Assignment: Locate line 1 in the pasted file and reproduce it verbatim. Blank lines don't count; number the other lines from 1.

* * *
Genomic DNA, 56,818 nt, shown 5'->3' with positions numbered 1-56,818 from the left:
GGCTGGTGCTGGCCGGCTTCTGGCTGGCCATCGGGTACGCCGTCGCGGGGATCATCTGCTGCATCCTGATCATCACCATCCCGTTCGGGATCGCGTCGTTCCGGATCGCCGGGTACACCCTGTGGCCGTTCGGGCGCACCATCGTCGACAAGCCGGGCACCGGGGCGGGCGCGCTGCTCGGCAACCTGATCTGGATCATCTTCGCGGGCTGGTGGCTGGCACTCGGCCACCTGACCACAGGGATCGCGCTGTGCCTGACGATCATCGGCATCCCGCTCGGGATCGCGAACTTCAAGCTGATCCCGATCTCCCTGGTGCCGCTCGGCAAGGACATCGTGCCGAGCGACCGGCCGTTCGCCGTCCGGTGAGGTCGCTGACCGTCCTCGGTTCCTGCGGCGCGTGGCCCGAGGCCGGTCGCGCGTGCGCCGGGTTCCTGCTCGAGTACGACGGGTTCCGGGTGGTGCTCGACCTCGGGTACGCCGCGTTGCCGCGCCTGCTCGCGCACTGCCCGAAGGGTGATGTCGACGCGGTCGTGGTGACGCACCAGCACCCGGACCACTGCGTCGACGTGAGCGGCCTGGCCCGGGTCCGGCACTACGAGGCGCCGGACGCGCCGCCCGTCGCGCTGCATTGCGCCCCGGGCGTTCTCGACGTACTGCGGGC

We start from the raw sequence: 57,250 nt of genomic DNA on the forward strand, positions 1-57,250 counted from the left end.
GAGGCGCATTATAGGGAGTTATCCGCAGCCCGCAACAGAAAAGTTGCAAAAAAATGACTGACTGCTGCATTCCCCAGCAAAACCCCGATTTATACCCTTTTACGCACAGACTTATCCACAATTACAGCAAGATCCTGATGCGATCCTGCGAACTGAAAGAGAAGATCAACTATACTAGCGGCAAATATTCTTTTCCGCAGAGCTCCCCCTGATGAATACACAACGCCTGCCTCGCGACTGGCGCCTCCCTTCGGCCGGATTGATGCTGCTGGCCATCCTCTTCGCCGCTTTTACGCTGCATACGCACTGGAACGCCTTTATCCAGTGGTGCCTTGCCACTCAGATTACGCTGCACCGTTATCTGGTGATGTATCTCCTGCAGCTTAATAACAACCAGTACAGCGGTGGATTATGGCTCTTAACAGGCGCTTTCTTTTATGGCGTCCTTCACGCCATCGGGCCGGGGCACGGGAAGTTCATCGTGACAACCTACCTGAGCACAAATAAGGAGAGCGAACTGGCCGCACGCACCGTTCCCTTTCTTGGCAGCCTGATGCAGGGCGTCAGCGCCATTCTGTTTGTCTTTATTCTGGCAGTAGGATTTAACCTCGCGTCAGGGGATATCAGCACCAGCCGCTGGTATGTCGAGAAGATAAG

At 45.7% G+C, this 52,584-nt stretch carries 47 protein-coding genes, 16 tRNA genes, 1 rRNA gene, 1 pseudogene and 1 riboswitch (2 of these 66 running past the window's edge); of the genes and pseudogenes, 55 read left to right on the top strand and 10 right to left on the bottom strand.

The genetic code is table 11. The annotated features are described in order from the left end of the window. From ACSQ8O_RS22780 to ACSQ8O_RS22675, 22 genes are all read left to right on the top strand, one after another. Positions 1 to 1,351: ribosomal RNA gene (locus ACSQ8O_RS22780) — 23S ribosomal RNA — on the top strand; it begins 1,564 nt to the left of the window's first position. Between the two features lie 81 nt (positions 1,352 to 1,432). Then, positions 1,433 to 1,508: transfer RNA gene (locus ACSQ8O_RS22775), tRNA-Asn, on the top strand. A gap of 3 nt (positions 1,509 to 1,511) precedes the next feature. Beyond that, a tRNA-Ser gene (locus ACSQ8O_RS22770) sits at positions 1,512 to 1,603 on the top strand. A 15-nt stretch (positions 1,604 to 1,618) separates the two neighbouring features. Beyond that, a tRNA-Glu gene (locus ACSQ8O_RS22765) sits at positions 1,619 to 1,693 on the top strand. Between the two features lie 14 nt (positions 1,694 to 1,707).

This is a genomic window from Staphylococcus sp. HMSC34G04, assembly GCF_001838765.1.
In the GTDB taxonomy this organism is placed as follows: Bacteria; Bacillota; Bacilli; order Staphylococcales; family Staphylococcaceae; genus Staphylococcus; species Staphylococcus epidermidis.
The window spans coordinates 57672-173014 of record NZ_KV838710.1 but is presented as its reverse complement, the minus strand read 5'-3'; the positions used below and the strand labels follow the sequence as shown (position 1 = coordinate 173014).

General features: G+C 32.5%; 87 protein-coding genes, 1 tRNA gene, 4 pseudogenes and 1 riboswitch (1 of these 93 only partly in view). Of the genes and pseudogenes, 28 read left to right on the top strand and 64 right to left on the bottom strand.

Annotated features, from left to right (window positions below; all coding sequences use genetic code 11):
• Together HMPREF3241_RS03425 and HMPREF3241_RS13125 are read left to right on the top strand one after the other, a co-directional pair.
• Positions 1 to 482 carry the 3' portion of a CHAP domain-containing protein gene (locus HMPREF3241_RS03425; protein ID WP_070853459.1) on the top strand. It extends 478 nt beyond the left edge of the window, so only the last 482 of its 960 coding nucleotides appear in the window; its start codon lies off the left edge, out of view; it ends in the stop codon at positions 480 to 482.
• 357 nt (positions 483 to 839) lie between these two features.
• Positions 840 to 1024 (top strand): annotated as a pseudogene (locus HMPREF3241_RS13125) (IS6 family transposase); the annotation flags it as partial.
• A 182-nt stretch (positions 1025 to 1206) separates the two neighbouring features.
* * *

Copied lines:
Genomic DNA, 56,818 nt, shown 5'->3' with positions numbered 1-56,818 from the left: